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WilmingtonBiz Magazine

Behind The Numbers: Wilmington Port Fields Global Supply Chain Disruptions

By Johanna F. Still, posted Dec 17, 2021
While billions in goods sit anchored outside the ports of Long Beach and Los Angeles, six of the Port of Wilmington’s eight weekly services have been arriving on time with no scheduling difficulties. These steady routes are coming from Central and South America and Europe.
 
Local hiccups are occurring in the Wilmington port’s two Asian trans-Pacific services, according to Brian Clark, executive director of the N.C. State Ports Authority. These routes utilize neo-panamax vessels – the largest the port is equipped to handle.
 
“It’s not just a port issue that’s leading to these backlogs,” Clark said. “There’s so much more that goes into it: load ports, staffing levels, equipment imbalances, the overall fleet capacity.”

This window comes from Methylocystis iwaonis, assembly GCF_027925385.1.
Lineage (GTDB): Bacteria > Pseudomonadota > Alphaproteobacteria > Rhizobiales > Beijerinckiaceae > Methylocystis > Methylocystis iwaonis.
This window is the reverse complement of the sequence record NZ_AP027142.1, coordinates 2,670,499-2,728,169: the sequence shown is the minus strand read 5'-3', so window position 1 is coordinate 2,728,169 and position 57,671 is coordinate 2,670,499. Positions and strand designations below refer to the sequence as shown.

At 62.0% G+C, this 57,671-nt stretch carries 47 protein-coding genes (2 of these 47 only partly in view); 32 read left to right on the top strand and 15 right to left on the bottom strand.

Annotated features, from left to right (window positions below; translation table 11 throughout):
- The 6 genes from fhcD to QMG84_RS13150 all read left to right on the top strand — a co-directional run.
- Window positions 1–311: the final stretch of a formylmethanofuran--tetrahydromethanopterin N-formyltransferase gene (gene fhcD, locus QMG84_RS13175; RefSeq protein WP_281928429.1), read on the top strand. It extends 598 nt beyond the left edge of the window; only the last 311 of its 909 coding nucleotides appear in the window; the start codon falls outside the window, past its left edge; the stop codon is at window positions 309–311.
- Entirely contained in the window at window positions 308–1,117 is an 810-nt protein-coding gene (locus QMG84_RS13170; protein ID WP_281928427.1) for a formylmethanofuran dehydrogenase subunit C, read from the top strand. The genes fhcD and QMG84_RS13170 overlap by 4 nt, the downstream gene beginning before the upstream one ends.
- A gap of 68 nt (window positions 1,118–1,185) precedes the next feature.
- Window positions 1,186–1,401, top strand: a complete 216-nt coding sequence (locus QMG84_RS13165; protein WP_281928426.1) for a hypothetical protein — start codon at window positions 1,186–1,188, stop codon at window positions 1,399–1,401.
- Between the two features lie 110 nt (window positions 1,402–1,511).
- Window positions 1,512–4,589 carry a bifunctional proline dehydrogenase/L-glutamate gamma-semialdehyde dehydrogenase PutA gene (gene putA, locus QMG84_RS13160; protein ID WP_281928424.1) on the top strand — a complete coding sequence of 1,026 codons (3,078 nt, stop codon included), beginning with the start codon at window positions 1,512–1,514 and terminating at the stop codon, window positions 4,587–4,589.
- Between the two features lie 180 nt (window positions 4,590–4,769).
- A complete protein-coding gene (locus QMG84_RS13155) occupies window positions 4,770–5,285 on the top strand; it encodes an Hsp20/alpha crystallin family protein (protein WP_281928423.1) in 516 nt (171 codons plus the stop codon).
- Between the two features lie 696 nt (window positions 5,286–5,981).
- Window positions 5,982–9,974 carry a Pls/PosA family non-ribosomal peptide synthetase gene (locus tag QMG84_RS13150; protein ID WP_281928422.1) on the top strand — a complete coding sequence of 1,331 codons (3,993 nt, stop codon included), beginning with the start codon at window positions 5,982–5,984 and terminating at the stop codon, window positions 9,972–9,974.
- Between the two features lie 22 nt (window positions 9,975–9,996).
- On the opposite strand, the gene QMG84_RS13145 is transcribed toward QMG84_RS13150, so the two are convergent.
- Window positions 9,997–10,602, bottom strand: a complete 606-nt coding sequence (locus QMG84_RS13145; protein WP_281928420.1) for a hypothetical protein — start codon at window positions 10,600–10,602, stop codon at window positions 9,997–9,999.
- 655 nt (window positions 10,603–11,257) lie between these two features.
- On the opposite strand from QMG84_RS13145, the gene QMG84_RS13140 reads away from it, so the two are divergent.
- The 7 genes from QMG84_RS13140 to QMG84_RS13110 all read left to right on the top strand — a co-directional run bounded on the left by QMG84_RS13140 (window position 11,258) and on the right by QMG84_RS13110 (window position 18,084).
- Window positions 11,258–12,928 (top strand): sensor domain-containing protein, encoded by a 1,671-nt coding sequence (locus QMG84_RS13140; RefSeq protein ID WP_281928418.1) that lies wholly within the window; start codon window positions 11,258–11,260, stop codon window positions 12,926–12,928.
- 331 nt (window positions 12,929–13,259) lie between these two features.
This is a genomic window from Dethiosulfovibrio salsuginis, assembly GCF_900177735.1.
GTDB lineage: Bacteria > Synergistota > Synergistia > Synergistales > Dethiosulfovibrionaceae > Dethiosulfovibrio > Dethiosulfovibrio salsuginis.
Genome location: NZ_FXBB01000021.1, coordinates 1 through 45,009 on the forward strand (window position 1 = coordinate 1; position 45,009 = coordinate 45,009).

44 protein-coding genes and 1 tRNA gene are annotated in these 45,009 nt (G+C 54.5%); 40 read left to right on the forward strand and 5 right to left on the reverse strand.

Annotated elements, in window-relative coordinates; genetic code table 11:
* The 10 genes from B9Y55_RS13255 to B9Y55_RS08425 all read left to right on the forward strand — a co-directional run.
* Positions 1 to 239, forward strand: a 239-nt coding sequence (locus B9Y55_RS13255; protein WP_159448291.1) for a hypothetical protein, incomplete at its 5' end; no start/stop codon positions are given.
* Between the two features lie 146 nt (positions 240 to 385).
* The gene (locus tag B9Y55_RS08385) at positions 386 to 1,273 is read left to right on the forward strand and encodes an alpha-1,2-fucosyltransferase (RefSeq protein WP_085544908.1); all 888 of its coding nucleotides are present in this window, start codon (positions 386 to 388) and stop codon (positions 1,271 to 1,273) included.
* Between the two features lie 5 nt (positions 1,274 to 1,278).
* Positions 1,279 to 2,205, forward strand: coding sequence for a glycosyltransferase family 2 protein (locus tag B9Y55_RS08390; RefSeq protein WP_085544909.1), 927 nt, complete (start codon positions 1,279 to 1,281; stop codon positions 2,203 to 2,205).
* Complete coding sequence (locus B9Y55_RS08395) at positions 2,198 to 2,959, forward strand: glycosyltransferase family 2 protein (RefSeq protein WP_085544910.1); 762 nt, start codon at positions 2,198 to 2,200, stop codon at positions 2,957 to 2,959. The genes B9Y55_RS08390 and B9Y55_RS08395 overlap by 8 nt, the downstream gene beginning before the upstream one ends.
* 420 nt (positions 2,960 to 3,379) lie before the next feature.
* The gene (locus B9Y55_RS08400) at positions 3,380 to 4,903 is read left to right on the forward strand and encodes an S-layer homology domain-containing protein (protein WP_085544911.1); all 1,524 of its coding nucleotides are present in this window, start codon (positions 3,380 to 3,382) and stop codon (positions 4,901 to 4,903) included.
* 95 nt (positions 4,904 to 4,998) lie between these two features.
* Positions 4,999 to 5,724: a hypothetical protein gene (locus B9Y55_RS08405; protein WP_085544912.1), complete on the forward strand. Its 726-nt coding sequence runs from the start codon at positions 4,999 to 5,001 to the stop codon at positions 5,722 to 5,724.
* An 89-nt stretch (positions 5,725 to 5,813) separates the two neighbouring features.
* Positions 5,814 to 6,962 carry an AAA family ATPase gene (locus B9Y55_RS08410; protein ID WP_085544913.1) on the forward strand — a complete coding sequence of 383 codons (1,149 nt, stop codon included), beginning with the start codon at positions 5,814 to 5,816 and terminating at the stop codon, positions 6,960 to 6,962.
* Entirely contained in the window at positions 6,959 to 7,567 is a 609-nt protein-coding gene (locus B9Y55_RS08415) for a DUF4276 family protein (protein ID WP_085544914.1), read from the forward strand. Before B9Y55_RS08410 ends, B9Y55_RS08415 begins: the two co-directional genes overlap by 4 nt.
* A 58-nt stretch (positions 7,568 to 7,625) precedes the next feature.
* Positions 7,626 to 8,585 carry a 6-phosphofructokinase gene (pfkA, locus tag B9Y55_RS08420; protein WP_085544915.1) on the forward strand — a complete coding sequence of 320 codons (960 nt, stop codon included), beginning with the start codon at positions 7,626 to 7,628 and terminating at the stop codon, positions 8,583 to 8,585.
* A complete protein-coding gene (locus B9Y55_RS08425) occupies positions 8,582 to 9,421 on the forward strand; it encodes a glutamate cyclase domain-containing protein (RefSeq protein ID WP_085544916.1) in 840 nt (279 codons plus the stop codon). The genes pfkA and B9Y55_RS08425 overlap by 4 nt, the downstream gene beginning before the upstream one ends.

Despite local scheduling hurdles, global supply chain disruptions might present the Port of Wilmington an opportunity to nab carriers frustrated with backlogged traffic at larger facilities, Clark said.
 
On the East Coast, the trans-Pacific vessels typically make a first stop in New York, New Jersey or Savannah, before arriving at a secondary port like Wilmington.
 
The Savannah port is handling 500,000 20-foot equivalent units (or TEU, which essentially represents one cargo container) each month; Wilmington’s port saw about 324,000 TEUs over the latest entire fiscal year, which ended June 30.
 
That total set a new record for Wilmington, with container volume up 2% from fiscal year 2020. Volume is up 39% since fiscal year 2017.
 
Container volume is on par with last fiscal year and slightly down from forecasted expectations at the Wilmington port. However, general cargo volume (goods delivered without the use of containers) is significantly on the rise, Clark said. Some of this material is likely volume that would otherwise be bound to containers, but due to a lack of equipment or space, has been reoriented. The redirection is caused in part by the global shortage of containers and vessels equipped to ship them.
 
“There’s a lot of review in the industry,” Clark said, “as a best means to get the cargo to the endpoint.”
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